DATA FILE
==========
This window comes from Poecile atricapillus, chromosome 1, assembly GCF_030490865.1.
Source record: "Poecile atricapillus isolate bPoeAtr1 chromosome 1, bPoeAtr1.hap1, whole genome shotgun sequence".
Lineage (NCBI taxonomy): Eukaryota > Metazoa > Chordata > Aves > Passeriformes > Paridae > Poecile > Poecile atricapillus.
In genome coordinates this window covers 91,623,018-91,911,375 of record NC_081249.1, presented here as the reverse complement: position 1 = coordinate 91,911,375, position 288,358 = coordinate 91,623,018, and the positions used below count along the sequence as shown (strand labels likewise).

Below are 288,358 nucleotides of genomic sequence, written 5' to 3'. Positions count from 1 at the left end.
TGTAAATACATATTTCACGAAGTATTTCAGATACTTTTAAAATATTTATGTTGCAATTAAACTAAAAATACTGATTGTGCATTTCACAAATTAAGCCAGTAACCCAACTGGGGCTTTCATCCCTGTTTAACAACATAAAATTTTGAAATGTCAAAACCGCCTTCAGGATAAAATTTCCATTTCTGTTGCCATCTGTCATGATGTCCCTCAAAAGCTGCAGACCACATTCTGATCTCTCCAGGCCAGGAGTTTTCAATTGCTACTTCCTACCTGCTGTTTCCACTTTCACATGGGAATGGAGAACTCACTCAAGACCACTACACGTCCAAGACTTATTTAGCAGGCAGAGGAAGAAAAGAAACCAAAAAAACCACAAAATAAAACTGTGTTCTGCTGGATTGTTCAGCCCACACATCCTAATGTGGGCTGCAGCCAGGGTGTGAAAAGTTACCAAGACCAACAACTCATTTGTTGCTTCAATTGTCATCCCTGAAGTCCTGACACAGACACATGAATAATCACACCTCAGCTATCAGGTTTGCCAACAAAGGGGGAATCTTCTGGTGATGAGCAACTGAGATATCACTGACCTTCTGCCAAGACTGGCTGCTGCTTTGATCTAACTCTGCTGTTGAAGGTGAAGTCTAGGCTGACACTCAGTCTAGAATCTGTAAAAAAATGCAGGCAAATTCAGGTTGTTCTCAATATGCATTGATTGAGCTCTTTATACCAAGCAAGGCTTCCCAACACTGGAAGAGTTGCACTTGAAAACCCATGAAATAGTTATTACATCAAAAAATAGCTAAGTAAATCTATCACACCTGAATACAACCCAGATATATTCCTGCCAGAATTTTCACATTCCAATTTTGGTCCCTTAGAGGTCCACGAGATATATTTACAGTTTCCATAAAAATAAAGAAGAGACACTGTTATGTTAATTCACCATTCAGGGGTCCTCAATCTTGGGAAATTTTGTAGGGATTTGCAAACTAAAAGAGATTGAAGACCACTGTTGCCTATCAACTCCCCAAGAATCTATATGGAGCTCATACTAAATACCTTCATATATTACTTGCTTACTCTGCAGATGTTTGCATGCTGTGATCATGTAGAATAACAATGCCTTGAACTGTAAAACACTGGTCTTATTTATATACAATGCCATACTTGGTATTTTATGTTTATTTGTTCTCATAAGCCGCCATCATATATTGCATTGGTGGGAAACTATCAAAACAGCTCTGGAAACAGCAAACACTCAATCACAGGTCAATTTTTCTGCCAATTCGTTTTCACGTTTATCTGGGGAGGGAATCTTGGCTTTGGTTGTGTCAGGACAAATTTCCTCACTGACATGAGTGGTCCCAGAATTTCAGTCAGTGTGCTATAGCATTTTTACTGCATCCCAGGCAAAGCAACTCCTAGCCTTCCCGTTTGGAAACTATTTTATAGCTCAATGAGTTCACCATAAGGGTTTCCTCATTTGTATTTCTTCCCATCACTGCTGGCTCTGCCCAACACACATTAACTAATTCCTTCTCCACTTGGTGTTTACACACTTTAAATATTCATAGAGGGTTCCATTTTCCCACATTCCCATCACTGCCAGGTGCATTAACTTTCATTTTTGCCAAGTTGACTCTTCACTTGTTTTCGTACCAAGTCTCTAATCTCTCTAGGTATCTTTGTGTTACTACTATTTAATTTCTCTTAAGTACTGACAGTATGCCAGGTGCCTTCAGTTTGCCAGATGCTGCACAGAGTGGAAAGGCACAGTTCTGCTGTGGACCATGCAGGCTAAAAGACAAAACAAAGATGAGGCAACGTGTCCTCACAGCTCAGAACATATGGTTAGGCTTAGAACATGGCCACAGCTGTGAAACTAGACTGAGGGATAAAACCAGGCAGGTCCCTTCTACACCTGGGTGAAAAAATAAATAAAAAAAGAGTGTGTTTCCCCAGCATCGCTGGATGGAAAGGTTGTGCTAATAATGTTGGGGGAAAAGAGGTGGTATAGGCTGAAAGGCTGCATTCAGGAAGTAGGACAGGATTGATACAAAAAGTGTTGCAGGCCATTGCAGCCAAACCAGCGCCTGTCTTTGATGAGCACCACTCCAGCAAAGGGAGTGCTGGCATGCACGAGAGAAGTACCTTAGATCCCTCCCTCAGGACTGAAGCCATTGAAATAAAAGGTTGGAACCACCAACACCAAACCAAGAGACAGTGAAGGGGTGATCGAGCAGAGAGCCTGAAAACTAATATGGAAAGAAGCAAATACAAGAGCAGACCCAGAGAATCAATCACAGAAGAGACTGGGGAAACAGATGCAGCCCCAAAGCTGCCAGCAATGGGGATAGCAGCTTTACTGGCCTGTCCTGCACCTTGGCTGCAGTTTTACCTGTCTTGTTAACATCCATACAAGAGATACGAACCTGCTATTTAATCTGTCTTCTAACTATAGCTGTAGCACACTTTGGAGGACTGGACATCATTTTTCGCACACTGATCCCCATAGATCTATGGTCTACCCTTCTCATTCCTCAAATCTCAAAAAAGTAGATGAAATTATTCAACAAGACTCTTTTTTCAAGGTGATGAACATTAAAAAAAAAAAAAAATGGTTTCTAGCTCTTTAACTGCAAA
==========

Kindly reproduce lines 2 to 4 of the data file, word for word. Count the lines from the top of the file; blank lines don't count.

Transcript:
Source record: "Poecile atricapillus isolate bPoeAtr1 chromosome 1, bPoeAtr1.hap1, whole genome shotgun sequence".
Lineage (NCBI taxonomy): Eukaryota > Metazoa > Chordata > Aves > Passeriformes > Paridae > Poecile > Poecile atricapillus.
In genome coordinates this window covers 91,623,018-91,911,375 of record NC_081249.1, presented here as the reverse complement: position 1 = coordinate 91,911,375, position 288,358 = coordinate 91,623,018, and the positions used below count along the sequence as shown (strand labels likewise).